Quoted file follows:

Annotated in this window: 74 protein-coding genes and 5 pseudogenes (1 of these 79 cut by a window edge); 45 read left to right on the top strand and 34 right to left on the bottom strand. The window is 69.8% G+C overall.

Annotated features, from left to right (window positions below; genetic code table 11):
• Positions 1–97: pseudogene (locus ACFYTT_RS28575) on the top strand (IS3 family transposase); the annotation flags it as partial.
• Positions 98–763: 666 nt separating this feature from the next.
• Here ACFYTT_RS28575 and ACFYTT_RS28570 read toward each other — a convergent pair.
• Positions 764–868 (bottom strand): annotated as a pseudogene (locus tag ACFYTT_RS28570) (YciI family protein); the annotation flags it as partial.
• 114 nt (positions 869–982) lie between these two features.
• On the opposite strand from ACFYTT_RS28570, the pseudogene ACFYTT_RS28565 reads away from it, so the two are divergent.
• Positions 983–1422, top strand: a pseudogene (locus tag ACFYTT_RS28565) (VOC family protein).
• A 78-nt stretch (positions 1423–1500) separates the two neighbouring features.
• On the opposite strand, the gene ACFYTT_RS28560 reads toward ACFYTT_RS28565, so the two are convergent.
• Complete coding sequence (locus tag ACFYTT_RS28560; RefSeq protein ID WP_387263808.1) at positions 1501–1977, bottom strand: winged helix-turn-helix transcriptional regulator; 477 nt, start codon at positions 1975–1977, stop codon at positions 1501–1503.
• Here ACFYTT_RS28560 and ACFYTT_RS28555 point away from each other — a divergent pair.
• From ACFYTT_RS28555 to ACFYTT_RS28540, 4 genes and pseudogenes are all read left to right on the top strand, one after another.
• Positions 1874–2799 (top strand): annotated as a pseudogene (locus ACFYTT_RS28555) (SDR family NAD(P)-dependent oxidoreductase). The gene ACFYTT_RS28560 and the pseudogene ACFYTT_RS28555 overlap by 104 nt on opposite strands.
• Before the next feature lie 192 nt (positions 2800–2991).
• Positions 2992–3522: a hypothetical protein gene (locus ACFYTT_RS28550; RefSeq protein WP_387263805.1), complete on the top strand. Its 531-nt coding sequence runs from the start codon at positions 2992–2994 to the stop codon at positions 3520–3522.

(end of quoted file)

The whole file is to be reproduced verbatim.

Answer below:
Annotated in this window: 74 protein-coding genes and 5 pseudogenes (1 of these 79 cut by a window edge); 45 read left to right on the top strand and 34 right to left on the bottom strand. The window is 69.8% G+C overall.

Annotated features, from left to right (window positions below; genetic code table 11):
• Positions 1–97: pseudogene (locus ACFYTT_RS28575) on the top strand (IS3 family transposase); the annotation flags it as partial.
• Positions 98–763: 666 nt separating this feature from the next.
• Here ACFYTT_RS28575 and ACFYTT_RS28570 read toward each other — a convergent pair.
• Positions 764–868 (bottom strand): annotated as a pseudogene (locus tag ACFYTT_RS28570) (YciI family protein); the annotation flags it as partial.
• 114 nt (positions 869–982) lie between these two features.
• On the opposite strand from ACFYTT_RS28570, the pseudogene ACFYTT_RS28565 reads away from it, so the two are divergent.
• Positions 983–1422, top strand: a pseudogene (locus tag ACFYTT_RS28565) (VOC family protein).
• A 78-nt stretch (positions 1423–1500) separates the two neighbouring features.
• On the opposite strand, the gene ACFYTT_RS28560 reads toward ACFYTT_RS28565, so the two are convergent.
• Complete coding sequence (locus tag ACFYTT_RS28560; RefSeq protein ID WP_387263808.1) at positions 1501–1977, bottom strand: winged helix-turn-helix transcriptional regulator; 477 nt, start codon at positions 1975–1977, stop codon at positions 1501–1503.
• Here ACFYTT_RS28560 and ACFYTT_RS28555 point away from each other — a divergent pair.
• From ACFYTT_RS28555 to ACFYTT_RS28540, 4 genes and pseudogenes are all read left to right on the top strand, one after another.
• Positions 1874–2799 (top strand): annotated as a pseudogene (locus ACFYTT_RS28555) (SDR family NAD(P)-dependent oxidoreductase). The gene ACFYTT_RS28560 and the pseudogene ACFYTT_RS28555 overlap by 104 nt on opposite strands.
• Before the next feature lie 192 nt (positions 2800–2991).
• Positions 2992–3522: a hypothetical protein gene (locus ACFYTT_RS28550; RefSeq protein WP_387263805.1), complete on the top strand. Its 531-nt coding sequence runs from the start codon at positions 2992–2994 to the stop codon at positions 3520–3522.